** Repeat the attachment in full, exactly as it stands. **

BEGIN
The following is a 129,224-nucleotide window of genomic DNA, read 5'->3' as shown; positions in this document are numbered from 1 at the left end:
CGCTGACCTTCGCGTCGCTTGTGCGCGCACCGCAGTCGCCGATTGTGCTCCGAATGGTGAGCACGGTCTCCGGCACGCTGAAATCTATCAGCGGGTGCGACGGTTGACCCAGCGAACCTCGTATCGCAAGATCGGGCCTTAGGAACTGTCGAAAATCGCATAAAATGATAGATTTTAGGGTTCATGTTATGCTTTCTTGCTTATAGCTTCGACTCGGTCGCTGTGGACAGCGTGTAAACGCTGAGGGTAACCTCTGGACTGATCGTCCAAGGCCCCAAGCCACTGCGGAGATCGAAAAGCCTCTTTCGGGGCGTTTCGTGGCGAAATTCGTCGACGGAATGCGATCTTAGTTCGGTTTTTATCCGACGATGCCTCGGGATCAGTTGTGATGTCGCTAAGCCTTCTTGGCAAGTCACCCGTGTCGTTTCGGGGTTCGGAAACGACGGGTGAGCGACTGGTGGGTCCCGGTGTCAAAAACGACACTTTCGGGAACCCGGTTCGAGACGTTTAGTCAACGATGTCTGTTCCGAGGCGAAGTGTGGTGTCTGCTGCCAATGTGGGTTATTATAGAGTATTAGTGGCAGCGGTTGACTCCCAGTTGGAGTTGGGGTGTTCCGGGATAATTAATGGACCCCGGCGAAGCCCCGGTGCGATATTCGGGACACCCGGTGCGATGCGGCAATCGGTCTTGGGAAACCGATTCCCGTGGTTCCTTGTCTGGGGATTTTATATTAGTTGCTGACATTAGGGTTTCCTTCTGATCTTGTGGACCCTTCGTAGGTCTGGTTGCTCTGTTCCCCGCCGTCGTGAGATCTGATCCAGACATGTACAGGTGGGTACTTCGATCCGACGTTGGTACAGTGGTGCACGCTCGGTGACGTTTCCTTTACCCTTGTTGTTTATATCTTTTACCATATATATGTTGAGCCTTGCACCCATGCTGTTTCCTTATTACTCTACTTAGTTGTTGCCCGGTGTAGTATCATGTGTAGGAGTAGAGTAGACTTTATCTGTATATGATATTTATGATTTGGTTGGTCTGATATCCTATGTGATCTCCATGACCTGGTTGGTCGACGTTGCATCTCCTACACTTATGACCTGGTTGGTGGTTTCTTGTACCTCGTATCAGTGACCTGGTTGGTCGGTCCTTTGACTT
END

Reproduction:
The following is a 129,224-nucleotide window of genomic DNA, read 5'->3' as shown; positions in this document are numbered from 1 at the left end:
CGCTGACCTTCGCGTCGCTTGTGCGCGCACCGCAGTCGCCGATTGTGCTCCGAATGGTGAGCACGGTCTCCGGCACGCTGAAATCTATCAGCGGGTGCGACGGTTGACCCAGCGAACCTCGTATCGCAAGATCGGGCCTTAGGAACTGTCGAAAATCGCATAAAATGATAGATTTTAGGGTTCATGTTATGCTTTCTTGCTTATAGCTTCGACTCGGTCGCTGTGGACAGCGTGTAAACGCTGAGGGTAACCTCTGGACTGATCGTCCAAGGCCCCAAGCCACTGCGGAGATCGAAAAGCCTCTTTCGGGGCGTTTCGTGGCGAAATTCGTCGACGGAATGCGATCTTAGTTCGGTTTTTATCCGACGATGCCTCGGGATCAGTTGTGATGTCGCTAAGCCTTCTTGGCAAGTCACCCGTGTCGTTTCGGGGTTCGGAAACGACGGGTGAGCGACTGGTGGGTCCCGGTGTCAAAAACGACACTTTCGGGAACCCGGTTCGAGACGTTTAGTCAACGATGTCTGTTCCGAGGCGAAGTGTGGTGTCTGCTGCCAATGTGGGTTATTATAGAGTATTAGTGGCAGCGGTTGACTCCCAGTTGGAGTTGGGGTGTTCCGGGATAATTAATGGACCCCGGCGAAGCCCCGGTGCGATATTCGGGACACCCGGTGCGATGCGGCAATCGGTCTTGGGAAACCGATTCCCGTGGTTCCTTGTCTGGGGATTTTATATTAGTTGCTGACATTAGGGTTTCCTTCTGATCTTGTGGACCCTTCGTAGGTCTGGTTGCTCTGTTCCCCGCCGTCGTGAGATCTGATCCAGACATGTACAGGTGGGTACTTCGATCCGACGTTGGTACAGTGGTGCACGCTCGGTGACGTTTCCTTTACCCTTGTTGTTTATATCTTTTACCATATATATGTTGAGCCTTGCACCCATGCTGTTTCCTTATTACTCTACTTAGTTGTTGCCCGGTGTAGTATCATGTGTAGGAGTAGAGTAGACTTTATCTGTATATGATATTTATGATTTGGTTGGTCTGATATCCTATGTGATCTCCATGACCTGGTTGGTCGACGTTGCATCTCCTACACTTATGACCTGGTTGGTGGTTTCTTGTACCTCGTATCAGTGACCTGGTTGGTCGGTCCTTTGACTT